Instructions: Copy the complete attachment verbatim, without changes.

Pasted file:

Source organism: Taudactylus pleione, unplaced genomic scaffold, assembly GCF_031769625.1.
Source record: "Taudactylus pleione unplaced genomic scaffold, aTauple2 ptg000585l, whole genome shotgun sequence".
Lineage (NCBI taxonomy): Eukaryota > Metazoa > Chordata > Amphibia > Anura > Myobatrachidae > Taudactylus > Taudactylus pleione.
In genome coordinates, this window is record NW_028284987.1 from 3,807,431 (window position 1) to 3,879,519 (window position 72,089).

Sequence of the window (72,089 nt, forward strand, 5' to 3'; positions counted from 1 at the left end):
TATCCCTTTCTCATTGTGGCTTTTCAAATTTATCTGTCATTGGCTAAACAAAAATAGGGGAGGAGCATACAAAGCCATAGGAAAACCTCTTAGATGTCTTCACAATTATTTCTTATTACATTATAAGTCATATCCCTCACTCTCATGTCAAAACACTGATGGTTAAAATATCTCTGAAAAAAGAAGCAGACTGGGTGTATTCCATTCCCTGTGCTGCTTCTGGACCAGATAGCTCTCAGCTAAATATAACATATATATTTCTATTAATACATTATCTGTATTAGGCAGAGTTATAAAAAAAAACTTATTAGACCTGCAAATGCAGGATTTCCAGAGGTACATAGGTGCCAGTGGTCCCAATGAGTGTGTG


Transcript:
Source organism: Taudactylus pleione, unplaced genomic scaffold, assembly GCF_031769625.1.
Source record: "Taudactylus pleione unplaced genomic scaffold, aTauple2 ptg000585l, whole genome shotgun sequence".
Lineage (NCBI taxonomy): Eukaryota > Metazoa > Chordata > Amphibia > Anura > Myobatrachidae > Taudactylus > Taudactylus pleione.
In genome coordinates, this window is record NW_028284987.1 from 3,807,431 (window position 1) to 3,879,519 (window position 72,089).

Sequence of the window (72,089 nt, forward strand, 5' to 3'; positions counted from 1 at the left end):
TATCCCTTTCTCATTGTGGCTTTTCAAATTTATCTGTCATTGGCTAAACAAAAATAGGGGAGGAGCATACAAAGCCATAGGAAAACCTCTTAGATGTCTTCACAATTATTTCTTATTACATTATAAGTCATATCCCTCACTCTCATGTCAAAACACTGATGGTTAAAATATCTCTGAAAAAAGAAGCAGACTGGGTGTATTCCATTCCCTGTGCTGCTTCTGGACCAGATAGCTCTCAGCTAAATATAACATATATATTTCTATTAATACATTATCTGTATTAGGCAGAGTTATAAAAAAAAACTTATTAGACCTGCAAATGCAGGATTTCCAGAGGTACATAGGTGCCAGTGGTCCCAATGAGTGTGTG